In preparation for the build of our new CPU-Board, we purchased two WDC 65c02 in PLCC44 package from some eBay vendor. On arrival, the first interesting thing is the way they were packaged. No anti esd packaging, only a plastic bag, which we found sketchy enough to post on Twitter.
Next, WDC reacted to that tweet, stating that these might be not genuine or be at least very old.
So much for ESD safe packaging pic.twitter.com/0bxPEAJ7eo— Steckschwein (@steckschwein) June 2, 2022
At least they did arrive in time so we finally could assemble the first new CPU board. This board marks a lot of firsts for us:
- our first 4 layer board
- first time using PLCC chips
- first autorouted board
- first time using a CPLD (Xilinx XC9572 (PLCC84))
- first time making a board without having breadboarded everything first
- first time following a lot of people’s advice to put bus transceivers between the CPU board and the rest of the system
With so many degrees of freedom, we could not be sure what to expect at first power up. We modified the BIOS to only inititalize the on board UART (another first, CPU board with UART..) and output some characters on the serial interface. Ideally, the BIOS would start up and send something.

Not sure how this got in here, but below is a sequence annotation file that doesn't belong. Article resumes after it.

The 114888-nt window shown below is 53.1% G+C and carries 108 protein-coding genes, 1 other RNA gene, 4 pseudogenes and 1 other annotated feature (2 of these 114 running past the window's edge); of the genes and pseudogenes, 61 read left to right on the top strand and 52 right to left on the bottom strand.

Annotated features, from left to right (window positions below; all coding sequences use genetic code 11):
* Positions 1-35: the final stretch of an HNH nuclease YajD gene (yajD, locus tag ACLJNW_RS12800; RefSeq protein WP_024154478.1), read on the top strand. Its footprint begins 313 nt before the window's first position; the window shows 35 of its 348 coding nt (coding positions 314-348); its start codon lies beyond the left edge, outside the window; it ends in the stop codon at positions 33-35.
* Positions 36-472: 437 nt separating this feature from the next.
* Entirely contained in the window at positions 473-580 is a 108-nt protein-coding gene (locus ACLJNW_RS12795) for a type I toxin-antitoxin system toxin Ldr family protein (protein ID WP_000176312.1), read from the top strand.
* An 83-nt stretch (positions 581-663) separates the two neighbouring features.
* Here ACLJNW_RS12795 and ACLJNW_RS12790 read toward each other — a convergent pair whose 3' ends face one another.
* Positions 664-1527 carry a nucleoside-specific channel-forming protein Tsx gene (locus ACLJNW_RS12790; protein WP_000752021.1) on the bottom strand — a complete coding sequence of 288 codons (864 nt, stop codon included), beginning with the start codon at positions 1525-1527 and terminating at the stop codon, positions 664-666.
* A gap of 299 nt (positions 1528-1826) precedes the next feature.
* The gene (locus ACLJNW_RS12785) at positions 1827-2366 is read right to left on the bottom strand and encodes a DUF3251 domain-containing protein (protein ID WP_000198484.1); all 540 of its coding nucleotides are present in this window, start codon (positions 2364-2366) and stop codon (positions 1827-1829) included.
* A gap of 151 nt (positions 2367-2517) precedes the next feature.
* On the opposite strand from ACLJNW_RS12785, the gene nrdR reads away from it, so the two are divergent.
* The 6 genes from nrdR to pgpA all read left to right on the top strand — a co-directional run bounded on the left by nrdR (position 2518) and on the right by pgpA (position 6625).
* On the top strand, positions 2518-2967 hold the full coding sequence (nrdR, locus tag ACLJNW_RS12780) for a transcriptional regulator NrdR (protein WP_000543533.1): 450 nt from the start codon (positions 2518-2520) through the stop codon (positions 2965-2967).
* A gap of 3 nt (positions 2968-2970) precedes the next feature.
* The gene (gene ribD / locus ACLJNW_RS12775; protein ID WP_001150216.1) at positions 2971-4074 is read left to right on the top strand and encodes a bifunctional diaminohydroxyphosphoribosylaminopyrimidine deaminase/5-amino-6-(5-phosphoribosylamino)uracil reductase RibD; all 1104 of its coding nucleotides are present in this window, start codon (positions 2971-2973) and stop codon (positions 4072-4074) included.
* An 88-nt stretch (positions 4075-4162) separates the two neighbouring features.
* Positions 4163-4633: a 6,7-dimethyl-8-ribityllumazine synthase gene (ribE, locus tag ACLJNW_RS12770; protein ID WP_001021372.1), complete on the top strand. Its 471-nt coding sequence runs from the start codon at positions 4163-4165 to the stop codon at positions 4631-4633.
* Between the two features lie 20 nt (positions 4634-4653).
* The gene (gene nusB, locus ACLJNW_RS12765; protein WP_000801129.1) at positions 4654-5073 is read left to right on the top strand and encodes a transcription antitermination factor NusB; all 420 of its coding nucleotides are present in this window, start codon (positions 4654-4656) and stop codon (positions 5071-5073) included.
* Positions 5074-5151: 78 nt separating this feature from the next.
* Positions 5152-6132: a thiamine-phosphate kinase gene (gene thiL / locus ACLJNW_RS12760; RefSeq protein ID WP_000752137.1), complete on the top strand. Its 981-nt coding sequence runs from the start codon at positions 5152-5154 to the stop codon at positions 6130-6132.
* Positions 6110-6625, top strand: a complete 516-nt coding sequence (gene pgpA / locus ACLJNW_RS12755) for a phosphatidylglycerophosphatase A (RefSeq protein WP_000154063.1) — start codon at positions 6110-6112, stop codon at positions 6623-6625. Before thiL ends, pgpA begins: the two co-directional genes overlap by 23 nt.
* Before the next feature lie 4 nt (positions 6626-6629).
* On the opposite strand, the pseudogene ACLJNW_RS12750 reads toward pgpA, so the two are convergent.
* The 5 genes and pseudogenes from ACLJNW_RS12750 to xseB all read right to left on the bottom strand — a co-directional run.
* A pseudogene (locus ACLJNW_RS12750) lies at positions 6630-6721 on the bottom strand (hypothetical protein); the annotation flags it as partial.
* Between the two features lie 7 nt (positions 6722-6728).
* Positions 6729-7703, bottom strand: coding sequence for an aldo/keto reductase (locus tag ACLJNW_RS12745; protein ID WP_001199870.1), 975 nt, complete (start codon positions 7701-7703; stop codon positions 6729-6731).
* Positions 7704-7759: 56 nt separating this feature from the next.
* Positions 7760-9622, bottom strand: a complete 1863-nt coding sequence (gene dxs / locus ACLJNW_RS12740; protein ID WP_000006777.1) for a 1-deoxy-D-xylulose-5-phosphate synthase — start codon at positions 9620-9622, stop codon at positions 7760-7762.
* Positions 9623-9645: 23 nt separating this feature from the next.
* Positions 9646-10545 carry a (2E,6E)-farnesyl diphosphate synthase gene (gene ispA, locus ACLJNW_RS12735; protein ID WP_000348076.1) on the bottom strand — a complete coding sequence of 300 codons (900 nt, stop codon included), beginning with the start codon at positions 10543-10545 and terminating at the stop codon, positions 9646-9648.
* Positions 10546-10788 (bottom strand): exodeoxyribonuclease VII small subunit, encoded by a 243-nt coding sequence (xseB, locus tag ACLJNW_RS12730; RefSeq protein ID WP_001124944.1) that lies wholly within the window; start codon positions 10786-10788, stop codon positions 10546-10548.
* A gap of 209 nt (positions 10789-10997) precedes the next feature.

But living in a non ideal world, nothing visible happened. To detect any signs of life, we had to proceed using oscilloscope and logic analyzer only to find the bus was completely dead. We spent quite a while troubleshooting, and identified the RDY generator inside the CPLD as the first culprit. After disabling the latter, and continuing with a slower clock speed, we at least had activity on the bus, but still nothing on the serial interface.
Scope and logic analyzer readings still were inconclusive at best. When trying to observe the VPB pin with the scope, we noticed that this pin seemed to be dead. Which is odd, because it shoud have shown some activity at least after the RESET-pulse. Also, when observing the address bus, A0 did seem to be always high.. highly unlikely for an address line, especially for such a low one.
Back to the sketchy CPUs. Are they 65C02s at all? Measuring Pin 43(PHI2 OUT) and Pin 4 (PHI1 out) showed us a clock signal there. Also, the SYNC Signal (Pin 8) showed some activity. So the chip did seem to be something 6502ish.. We then compared the PLCC44 pinouts from the WDC datasheet to one from Rockwell.
Pin 2 (VPB on WDC) on the Rockwell chip is NC.. which explains why we did not measure anything there. Also, on the Rockwell chip, Pin 10 is Vcc, while the same pin on WDC is A0.. So, our WDC is indeed not genuine, and appears to be a relabeled Rockwell 65C02 (or another non-WDC manufacturer, we only had the Rockwell datasheet to compare with). The CPU itself seems to be ok, but the (subtle) pinout differences make it impossible to use it on our board. Time to order some fresh ones from mouser.com
To be continued…